aleatory


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Related to aleatory: Aleatory music

a·le·a·to·ry

 (ā′lē-ə-tôr′ē)
adj.
1. Dependent on chance, luck, or an uncertain outcome: an aleatory contract between an oil prospector and a landowner.
2. Of or characterized by gambling: aleatory contests.
3. also a·le·a·to·ric (ā′lē-ə-tôr′ĭk) Music Using or consisting of sounds to be chosen by the performer or left to chance; indeterminate: An object placed inside the piano added an aleatory element to the piece.

[Latin āleātōrius, from āleātor, gambler, from ālea, game of chance, die.]

aleatory

(ˈeɪlɪətərɪ; -trɪ) or

aleatoric

adj
1. dependent on chance
2. (Classical Music) (esp of a musical composition) involving elements chosen at random by the performer
[C17: from Latin āleātōrius, from āleātor gambler, from ālea game of chance, dice, of uncertain origin]

a•le•a•to•ry

(ˈeɪ li əˌtɔr i, -ˌtoʊr i, ˈæl i-)

also a•le•a•tor•ic

(ˌeɪ li əˈtɔr ɪk, -ˈtɒr-, ˌæl i-)

adj.
1. Law. depending on an uncertain event: an aleatory contract.
2. of or pertaining to luck or chance; unpredictable.
3. Music. employing the element of chance in the choice of tones, rests, durations, rhythms, dynamics, etc.
[1685–95; < Latin āleātōrius, adj. derivative of āleātor gambler (āle(a) game of chance)]
ThesaurusAntonymsRelated WordsSynonymsLegend:
Adj.1.aleatory - dependent on chancealeatory - dependent on chance; "the aleatory element in life"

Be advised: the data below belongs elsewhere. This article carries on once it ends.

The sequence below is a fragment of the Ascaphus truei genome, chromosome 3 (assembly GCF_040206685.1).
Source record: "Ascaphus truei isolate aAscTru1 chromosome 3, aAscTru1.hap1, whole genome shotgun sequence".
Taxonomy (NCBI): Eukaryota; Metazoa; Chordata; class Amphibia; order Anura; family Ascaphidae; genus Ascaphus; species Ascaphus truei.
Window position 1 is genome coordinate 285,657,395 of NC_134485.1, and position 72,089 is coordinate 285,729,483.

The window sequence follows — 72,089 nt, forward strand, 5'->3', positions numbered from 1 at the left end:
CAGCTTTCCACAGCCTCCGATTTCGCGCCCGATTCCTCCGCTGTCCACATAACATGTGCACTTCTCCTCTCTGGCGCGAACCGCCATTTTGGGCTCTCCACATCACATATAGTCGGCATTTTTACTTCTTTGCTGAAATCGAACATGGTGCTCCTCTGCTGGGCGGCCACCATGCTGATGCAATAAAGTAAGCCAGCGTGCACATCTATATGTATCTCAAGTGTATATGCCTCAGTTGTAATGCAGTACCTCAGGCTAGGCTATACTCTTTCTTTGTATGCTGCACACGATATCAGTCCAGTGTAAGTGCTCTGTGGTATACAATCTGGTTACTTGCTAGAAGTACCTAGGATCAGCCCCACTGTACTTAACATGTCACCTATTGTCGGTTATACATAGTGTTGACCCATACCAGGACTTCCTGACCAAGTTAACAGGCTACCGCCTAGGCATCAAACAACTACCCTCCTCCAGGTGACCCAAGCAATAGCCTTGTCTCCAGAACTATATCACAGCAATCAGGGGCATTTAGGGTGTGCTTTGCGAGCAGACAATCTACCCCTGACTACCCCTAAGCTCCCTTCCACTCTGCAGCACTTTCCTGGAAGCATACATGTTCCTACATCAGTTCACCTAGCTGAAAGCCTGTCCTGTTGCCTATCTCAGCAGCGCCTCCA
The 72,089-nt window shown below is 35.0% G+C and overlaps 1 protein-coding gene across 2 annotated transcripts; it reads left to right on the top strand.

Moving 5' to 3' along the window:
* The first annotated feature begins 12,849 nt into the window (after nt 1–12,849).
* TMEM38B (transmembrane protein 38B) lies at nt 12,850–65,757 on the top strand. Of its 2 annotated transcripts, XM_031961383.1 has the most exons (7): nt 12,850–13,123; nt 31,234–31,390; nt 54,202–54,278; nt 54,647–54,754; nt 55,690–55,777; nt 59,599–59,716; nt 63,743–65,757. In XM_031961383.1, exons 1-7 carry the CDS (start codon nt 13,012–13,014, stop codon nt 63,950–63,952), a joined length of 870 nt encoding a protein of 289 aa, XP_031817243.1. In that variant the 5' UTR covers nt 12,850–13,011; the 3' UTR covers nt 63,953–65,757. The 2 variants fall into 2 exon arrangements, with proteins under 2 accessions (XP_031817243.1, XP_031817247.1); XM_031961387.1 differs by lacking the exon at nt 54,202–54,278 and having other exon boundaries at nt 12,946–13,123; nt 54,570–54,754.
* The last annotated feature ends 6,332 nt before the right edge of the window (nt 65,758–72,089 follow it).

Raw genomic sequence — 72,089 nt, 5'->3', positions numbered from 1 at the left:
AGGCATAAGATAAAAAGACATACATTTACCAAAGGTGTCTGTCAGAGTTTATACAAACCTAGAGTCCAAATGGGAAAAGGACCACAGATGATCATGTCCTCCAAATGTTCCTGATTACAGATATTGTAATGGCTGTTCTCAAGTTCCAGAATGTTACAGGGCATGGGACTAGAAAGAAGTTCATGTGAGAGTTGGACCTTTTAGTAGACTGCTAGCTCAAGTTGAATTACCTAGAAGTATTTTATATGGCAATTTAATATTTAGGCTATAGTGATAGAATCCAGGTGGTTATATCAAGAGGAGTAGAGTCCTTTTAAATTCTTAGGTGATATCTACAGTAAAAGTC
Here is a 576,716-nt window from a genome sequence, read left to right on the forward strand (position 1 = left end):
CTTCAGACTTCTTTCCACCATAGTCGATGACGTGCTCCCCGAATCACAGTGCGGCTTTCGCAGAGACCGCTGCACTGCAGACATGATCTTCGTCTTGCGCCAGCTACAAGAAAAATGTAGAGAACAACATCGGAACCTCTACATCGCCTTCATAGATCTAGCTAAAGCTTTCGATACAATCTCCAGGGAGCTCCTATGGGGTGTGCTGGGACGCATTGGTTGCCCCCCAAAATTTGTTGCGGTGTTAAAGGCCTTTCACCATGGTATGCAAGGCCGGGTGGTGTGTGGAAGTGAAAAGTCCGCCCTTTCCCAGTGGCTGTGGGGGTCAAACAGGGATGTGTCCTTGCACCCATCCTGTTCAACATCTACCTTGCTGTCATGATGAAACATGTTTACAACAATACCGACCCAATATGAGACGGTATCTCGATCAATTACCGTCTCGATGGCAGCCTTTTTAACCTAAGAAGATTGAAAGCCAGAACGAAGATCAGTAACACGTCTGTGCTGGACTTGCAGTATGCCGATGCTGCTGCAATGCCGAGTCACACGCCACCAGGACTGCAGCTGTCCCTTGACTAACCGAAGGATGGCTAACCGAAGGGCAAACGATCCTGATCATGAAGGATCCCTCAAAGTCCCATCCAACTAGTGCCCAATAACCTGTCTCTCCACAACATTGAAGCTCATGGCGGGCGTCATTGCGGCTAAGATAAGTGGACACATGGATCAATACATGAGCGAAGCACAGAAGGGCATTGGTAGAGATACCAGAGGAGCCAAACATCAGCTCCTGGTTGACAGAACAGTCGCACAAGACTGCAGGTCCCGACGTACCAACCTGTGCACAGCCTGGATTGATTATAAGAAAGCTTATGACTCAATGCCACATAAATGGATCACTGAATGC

unpredictable - not capable of being foretold
Translations

aleatory

adj (Jur) → aleatorisch, vom Zufall abhängig; aleatory contractaleatorischer Vertrag, Spekulationsvertrag m
References in periodicals archive ?
2007): (i) aleatory uncertainty (statistical variability); and (if) epistemic uncertainty (lack of knowledge).
In a manner that works against despising all that is impersonal, aleatory, mechanical about time ("Time's mindless rote"), it is through chance openings that these occluded publication projects were revisited even as The Prelude, via the leaks of Coleridge, De Quincey, and others--but also because of its very conception as a performative, intersubjective bridge--"remained unknown and yet not a secret" (31).
Artforum editor Michelle Kuo talks to the artist about her oeuvre, while senior editor Julian Rose takes stock of this latest project, which has brought Nakaya's unruly and aleatory brume into contact with an icon of modernist lucidity.
In his distinction between aleatory intertextuality and obligatory intertextuality Michael Riffaterre has argued that this is not the case.
Brenet's style is described as eclectic, using atonal, non-serial language in which aleatory techniques are employed.
Consider their critique of The Avant-Garde Finds Andy Hardy (1998) where Robert Ray mobilizes Surrealism in the form of automatism and aleatory practices to explore the elective affinity between film noir and the 1941 film, Life Begins for Andy Hardy.
Mallarme's imagining of the empirical randomness of modernity makes him the intellectual grandfather of the author of After Finitude who expounds on the aleatory (from Latin alea, die) as an illustration of the limited contingency allowed by "unalterable physical laws":
Something happens, and we are caught by the work; there is a dreamlike shift in consciousness, an aleatory state of being beyond words.
A sale shall be aleatory even though the determination of the price is conditional upon an assessment of the thing sold.
The first part focuses on Althusser's materialist philosophy and how, like contemporary Michel Foucault, it seeks to illuminate the aleatory operations of material systems.
Through that chink pour all kinds of surreal possibilities--so much so that the surrealists, among others, deliberately courted such possibilities through aleatory techniques, as with Exquisite Corpse.